How do we educate students in Belize today? Have schools changed goals and objectives from 25 and 50 years ago? Above all, what stands out is the restrictive cost for a student to attend high school today. High schools are still run by churches and funded partially by the government. Secondary education has never been free. Yet, each year graduating classes are prepared mostly to sit O’level examinations in a variety of subjects. The very same O’level examinations were used 50 years ago, under a different name, to measure a high school graduate’s academic knowledge in one sitting. (Despite breezing through graduation in 1969, my O’level exam results were disastrous; however, I refused to let those test results end or determine my academic and professional career.) No examination pass guarantees the learning and preparation that a student needs to survive today. We compete to survive in a world of computers and technology, of new occupations that keep growing, of entrepreneurs who help keep us on the map, and of much-needed business and health professionals — not in a society of O’level examination passes. Thus, schools today need to focus on providing students with learning that helps them to adapt to a new and global way of living.

British Honduras, our name in colonial times, is now but a memory and not found on any map. Nonetheless, a majority of us still refuse to wake and smell coffee or admit that leaving a legacy of inaction is leaving a legacy of failure. One article cannot possibly list detailed problems and solutions to change our education system; but, this clarion screams out, for our very survival, that we update ineffective colonial education systems. Our children’s future, Belize’s future, depends on whether we dare confront today’s challenge to update our education systems and provide 21st Century, affordable, quality, and effective education to students throughout the country. I strongly encourage government and church education policy makers to address these concerns today and reverse a legacy of inaction. Unlike an often-used/over-used Belizean saying, education reform is not a “lee sea breeze that will soon blow over”.

Author’s Note:

These articles are not intended to be comprehensive or complete. They are written and contributed in an effort to provide a “starting point” for valuable discussion among educators, students, and the Belizean community. If we discuss and review students’ learning capabilities and the ways in which we currently try to educate them, then we can learn from our mistakes as well as success. Way to go, fellow educators!

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About Gustavo Ramirez

Gustavo A. Ramirez is an educationist with many years of experience in the field of education. He has worked in capacities as teacher and guidance counselor in secondary schools since 1978, and has been instrumental in incubating and nurturing guidance counseling through systems, curricula and people development, both in Belize and the United States. He writes several columns dealing with the constant need for adapting and embracing “change” in Belize’s Education systems. Ramirez holds a Master’s Degree in Educational Psychology (Guidance Counseling) and a Bachelor’s Degree in Secondary Education from the University of Wisconsin. He attended Holy Redeemer Boys School, St. John‘s College, and St. Michael’s College (Sixth Form/Junior College) in Belize City.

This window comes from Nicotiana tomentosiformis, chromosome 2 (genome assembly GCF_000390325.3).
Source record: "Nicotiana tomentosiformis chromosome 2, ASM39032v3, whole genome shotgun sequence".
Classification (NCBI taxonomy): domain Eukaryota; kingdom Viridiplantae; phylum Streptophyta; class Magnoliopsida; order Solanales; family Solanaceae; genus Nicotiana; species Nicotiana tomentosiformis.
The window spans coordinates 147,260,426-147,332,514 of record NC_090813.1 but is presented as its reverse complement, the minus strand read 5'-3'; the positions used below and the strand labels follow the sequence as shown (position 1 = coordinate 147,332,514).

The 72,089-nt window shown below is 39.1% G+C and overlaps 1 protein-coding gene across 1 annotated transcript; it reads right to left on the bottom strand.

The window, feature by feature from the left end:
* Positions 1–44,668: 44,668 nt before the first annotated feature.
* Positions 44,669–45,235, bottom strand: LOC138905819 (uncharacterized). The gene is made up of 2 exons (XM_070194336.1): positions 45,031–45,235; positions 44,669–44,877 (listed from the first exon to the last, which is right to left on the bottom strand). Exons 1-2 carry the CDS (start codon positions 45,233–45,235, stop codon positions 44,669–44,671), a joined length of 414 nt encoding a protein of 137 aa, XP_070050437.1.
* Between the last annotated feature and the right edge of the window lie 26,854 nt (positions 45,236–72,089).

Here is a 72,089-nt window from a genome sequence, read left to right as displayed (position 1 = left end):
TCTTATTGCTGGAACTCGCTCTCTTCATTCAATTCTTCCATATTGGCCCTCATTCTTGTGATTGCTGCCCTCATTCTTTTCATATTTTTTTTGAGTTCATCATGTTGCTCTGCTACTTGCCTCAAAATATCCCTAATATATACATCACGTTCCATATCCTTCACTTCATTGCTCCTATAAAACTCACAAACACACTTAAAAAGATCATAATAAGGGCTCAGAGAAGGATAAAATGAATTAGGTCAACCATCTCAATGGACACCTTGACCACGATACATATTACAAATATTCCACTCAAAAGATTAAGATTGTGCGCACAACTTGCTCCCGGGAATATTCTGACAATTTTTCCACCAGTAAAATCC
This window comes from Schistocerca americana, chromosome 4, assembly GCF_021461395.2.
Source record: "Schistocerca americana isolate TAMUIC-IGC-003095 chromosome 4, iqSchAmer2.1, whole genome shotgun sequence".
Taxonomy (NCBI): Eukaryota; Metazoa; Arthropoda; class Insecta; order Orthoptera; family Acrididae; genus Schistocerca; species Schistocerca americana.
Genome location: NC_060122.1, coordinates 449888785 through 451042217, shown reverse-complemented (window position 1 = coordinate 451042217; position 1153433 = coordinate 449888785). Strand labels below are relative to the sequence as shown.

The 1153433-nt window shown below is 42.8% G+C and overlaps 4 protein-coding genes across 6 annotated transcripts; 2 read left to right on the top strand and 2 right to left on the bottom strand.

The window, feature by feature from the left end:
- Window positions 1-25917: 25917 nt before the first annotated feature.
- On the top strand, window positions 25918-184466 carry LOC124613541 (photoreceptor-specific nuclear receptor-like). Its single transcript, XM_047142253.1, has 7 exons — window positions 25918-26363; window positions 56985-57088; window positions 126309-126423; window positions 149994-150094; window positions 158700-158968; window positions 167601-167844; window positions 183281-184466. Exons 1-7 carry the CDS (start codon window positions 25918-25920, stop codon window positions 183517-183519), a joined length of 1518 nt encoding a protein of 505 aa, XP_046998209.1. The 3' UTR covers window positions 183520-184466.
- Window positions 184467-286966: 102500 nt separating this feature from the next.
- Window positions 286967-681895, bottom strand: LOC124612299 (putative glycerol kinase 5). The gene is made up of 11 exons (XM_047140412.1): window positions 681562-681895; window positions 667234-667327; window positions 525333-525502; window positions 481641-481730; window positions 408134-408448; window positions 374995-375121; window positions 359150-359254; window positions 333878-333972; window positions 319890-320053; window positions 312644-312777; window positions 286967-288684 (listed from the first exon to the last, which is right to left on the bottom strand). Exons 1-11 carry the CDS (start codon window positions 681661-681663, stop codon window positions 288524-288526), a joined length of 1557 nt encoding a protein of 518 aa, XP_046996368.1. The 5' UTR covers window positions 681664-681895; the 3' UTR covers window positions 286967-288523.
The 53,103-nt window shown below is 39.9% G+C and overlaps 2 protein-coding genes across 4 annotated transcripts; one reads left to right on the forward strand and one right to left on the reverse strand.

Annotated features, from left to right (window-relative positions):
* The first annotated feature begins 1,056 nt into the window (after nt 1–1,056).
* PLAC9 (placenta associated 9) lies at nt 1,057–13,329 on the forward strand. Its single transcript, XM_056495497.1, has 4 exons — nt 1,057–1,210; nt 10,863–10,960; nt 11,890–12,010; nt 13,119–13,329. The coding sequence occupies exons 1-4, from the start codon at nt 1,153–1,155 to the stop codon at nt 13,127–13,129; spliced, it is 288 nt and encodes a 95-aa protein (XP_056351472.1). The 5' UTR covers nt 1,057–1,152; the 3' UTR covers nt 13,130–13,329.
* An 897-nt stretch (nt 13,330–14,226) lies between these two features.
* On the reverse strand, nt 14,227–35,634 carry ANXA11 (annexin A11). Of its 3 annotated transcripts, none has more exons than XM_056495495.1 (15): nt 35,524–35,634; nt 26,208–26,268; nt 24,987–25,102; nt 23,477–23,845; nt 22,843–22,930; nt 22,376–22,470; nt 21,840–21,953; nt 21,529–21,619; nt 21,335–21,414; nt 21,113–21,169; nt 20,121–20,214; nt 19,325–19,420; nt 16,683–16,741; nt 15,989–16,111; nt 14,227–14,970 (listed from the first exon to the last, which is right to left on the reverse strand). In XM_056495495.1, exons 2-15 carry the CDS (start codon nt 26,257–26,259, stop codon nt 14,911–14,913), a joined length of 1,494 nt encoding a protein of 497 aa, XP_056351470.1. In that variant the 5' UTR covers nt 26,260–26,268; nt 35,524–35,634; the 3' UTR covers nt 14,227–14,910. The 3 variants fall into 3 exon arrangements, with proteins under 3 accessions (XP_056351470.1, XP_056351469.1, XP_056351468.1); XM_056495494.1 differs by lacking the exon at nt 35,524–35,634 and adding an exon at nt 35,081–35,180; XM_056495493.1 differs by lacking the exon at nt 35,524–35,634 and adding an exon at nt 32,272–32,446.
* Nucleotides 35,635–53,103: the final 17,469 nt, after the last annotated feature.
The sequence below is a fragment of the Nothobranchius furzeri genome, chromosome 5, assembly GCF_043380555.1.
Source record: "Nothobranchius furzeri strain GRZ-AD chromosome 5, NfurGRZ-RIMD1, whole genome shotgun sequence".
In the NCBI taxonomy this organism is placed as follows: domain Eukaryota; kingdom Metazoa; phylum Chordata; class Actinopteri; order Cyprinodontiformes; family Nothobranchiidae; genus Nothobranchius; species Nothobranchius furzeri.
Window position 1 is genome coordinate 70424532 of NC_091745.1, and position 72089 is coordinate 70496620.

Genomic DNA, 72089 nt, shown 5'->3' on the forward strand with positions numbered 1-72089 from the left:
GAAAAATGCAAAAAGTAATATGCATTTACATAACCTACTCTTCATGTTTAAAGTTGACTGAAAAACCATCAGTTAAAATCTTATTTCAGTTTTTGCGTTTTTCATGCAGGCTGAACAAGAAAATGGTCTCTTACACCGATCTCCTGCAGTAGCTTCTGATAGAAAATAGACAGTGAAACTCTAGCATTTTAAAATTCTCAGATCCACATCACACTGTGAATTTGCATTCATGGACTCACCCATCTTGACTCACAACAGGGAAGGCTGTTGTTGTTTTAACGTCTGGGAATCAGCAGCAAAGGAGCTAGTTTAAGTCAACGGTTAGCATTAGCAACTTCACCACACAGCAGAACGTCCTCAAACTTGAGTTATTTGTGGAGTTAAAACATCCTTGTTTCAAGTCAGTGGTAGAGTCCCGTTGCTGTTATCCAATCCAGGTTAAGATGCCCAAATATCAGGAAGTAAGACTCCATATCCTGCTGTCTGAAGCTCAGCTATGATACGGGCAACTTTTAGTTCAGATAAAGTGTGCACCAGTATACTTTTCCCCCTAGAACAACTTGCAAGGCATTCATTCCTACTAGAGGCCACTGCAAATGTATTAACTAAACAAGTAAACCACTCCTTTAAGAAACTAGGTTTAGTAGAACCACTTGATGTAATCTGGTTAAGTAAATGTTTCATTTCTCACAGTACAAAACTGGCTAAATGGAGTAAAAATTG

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One thought on “Education in Belize: A Legacy of Inaction

  • belizeno

    Great article, but it points the obvious thing we already know: we are living in an education system designed for the British Empire of old, for people to work for industrial GB. The real question is how and when do we start real reform? GOB is busy figuring out how to make teachers’ lives a nightmare while our education system continues to ail. The main problem I believe needs to be resolved on the ‘primary’ education way of working, in which one teacher is expected to do million things and be an expert in 8+ subject areas. Now who in their right mind really believes one can effectively ‘be good’ in all subjects, let alone facilitate learning? We borrow all these absurd policies from the US and one of the best things that the US education system has we put aside: Subject Teaching at Primary Levels. As non trivial as it may sound, its actually key to all change in the system. The most obvious reason for this is students will get actual experts in the subject area to teach them that subject area. Anyone with a little child psychology background knows that someone is either good at math, or good at language Very few are good at both. Thus, how can you expect a teacher to teach both, effectively? You can’t is the only answer. However at the root of all the problem is politics in Belize. There will never be this kind of reform because the ego of too many is at stake. Let alone the fact that they would have to ditch the worthless Degrees in ‘Primary Ed’ at U.B. and start educating teachers for the first time: Programs in Math Education, Science Education, IT Education, and ESL would need to surge for the primary classrooms. Also, they would need to dump there entire licensing scheme and start having licenses for different age levels and subjects. Our government dear friends is too lazy and too unambitious for this kind of serious reform. All that matters for them at the end of the day is their own ego, and their own pockets.